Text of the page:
IDEAS home Printed from
MyIDEAS: Login to save this paper or follow this series

Robust Evolution Of Contingent Cooperation In Pure One-Shot Prisoners' Dilemmas. Part II: Evolutionary Dynamics & Testable Predictions

  • Heiner, Ronald Asher
Registered author(s):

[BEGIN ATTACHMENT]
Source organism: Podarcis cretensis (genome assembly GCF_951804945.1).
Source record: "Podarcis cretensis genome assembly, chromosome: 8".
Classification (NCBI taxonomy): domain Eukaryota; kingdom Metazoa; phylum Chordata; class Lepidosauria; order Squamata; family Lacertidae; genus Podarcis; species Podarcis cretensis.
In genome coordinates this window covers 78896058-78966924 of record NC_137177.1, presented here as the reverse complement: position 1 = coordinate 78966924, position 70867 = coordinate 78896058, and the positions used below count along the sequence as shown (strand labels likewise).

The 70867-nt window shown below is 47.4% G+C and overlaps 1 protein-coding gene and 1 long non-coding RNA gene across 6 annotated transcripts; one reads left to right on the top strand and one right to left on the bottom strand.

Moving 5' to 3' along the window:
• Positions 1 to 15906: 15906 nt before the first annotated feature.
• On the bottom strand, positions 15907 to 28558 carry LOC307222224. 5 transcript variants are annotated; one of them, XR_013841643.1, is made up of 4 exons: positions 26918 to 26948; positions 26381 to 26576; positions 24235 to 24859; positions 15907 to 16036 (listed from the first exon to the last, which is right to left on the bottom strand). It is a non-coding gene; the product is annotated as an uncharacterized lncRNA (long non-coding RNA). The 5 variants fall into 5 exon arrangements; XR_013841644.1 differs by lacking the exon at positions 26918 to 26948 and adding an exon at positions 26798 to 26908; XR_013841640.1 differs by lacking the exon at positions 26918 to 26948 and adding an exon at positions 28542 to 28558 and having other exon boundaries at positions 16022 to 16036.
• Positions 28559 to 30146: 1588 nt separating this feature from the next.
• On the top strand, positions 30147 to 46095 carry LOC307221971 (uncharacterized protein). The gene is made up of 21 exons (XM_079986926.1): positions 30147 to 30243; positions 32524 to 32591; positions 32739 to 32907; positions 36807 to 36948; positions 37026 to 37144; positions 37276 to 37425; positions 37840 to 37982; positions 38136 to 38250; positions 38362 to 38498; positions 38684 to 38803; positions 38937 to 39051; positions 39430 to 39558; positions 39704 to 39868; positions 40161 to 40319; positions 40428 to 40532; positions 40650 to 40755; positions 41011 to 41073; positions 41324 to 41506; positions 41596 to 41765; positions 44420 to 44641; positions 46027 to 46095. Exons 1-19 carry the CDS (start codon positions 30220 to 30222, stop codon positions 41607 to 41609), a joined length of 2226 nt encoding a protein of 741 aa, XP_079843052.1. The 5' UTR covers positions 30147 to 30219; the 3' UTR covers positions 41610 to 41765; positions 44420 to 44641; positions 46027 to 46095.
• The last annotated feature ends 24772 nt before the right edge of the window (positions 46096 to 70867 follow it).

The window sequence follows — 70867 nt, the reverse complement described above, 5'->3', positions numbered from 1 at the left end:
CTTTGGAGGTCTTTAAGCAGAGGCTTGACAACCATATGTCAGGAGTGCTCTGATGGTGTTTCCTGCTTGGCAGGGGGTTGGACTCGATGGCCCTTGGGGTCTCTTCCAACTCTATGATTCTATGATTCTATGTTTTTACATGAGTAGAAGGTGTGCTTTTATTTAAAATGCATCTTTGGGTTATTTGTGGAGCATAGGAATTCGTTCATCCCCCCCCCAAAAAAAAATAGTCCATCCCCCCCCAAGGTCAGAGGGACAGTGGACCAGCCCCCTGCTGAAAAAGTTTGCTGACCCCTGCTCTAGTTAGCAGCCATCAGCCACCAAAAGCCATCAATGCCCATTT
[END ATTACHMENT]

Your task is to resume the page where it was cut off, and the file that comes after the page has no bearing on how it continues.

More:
ROC curves from the signal detection literature are used in an evolutionary analysis of one-shot and repeated prisoners' dilemmas: showing if there is any discounting of future payoffs, or any cost of searching for an additional partner, then cooperative players who contingently participate - in terms of who to play with or when to exit - cannot survive when most other players unconditionally defect; even when contingent participators only interact with themselves by perfectly detecting their own type. However, quite different results hold for players who act contingently, not in terms of whether to play or exit, but rather in terms of how to act with any given partner. There is a form of contingent cooperation in one-shot prisoners' dilemmas (called CD behavior) that will robustly evolve through any payoff monotonic process, such as replicator dynamics. That is, whenever CD-players can detect their own type better than pure chance, they are guaranteed to evolve from any initial population - eventually to a unique evolutionarily stable population composed entirely of contingent cooperators - provided the fear payoff difference is less than the sum of greed and cooperation payoff differences. The adaptive capabilities just described hold for pure one-shot prisoners' dilemmas: meaning no repeated interactions or pairings in any generation are involved; no information or third party reports about past behavior are involved, all signal information arises only from symptoms detected after two strangers meet for the first time; and no subjective preferences for altruism, fairness, equity, reciprocity, or morality affect the raw evolutionary dynamics. Testable predictions are also derived that agree with a large body of experimental data built up since the prisoners dilemma was first introduced in 1950. They describe how the CD-players' equilibrium probability of cooperating changes: depending on the relative size of fear, greed, and cooperation payoff differences; and depending on the players' history of communication, especially when face-to-face discussion is involved.